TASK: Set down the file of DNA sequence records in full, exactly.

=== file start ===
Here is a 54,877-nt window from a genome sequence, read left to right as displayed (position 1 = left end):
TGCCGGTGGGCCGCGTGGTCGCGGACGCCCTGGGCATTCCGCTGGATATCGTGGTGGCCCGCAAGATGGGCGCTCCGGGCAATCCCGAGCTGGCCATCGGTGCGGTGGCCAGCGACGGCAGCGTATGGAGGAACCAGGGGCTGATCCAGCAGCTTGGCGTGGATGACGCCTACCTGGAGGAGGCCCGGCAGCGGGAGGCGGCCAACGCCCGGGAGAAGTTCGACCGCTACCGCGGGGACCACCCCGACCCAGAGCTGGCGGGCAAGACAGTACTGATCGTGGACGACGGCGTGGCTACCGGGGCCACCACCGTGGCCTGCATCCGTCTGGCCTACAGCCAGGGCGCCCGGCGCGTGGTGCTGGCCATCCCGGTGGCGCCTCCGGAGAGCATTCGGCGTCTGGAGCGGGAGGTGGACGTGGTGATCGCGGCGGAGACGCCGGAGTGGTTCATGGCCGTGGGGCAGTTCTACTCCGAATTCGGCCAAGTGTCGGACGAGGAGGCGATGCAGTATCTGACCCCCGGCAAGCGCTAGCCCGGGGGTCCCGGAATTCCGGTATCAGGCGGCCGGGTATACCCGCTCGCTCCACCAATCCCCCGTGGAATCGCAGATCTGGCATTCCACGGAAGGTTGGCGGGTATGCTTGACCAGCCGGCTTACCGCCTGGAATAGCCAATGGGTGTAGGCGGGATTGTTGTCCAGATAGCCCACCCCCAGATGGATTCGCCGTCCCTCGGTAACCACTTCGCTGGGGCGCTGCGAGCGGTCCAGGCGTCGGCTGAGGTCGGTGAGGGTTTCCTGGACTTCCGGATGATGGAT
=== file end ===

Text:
Here is a 54,877-nt window from a genome sequence, read left to right as displayed (position 1 = left end):
TGCCGGTGGGCCGCGTGGTCGCGGACGCCCTGGGCATTCCGCTGGATATCGTGGTGGCCCGCAAGATGGGCGCTCCGGGCAATCCCGAGCTGGCCATCGGTGCGGTGGCCAGCGACGGCAGCGTATGGAGGAACCAGGGGCTGATCCAGCAGCTTGGCGTGGATGACGCCTACCTGGAGGAGGCCCGGCAGCGGGAGGCGGCCAACGCCCGGGAGAAGTTCGACCGCTACCGCGGGGACCACCCCGACCCAGAGCTGGCGGGCAAGACAGTACTGATCGTGGACGACGGCGTGGCTACCGGGGCCACCACCGTGGCCTGCATCCGTCTGGCCTACAGCCAGGGCGCCCGGCGCGTGGTGCTGGCCATCCCGGTGGCGCCTCCGGAGAGCATTCGGCGTCTGGAGCGGGAGGTGGACGTGGTGATCGCGGCGGAGACGCCGGAGTGGTTCATGGCCGTGGGGCAGTTCTACTCCGAATTCGGCCAAGTGTCGGACGAGGAGGCGATGCAGTATCTGACCCCCGGCAAGCGCTAGCCCGGGGGTCCCGGAATTCCGGTATCAGGCGGCCGGGTATACCCGCTCGCTCCACCAATCCCCCGTGGAATCGCAGATCTGGCATTCCACGGAAGGTTGGCGGGTATGCTTGACCAGCCGGCTTACCGCCTGGAATAGCCAATGGGTGTAGGCGGGATTGTTGTCCAGATAGCCCACCCCCAGATGGATTCGCCGTCCCTCGGTAACCACTTCGCTGGGGCGCTGCGAGCGGTCCAGGCGTCGGCTGAGGTCGGTGAGGGTTTCCTGGACTTCCGGATGATGGAT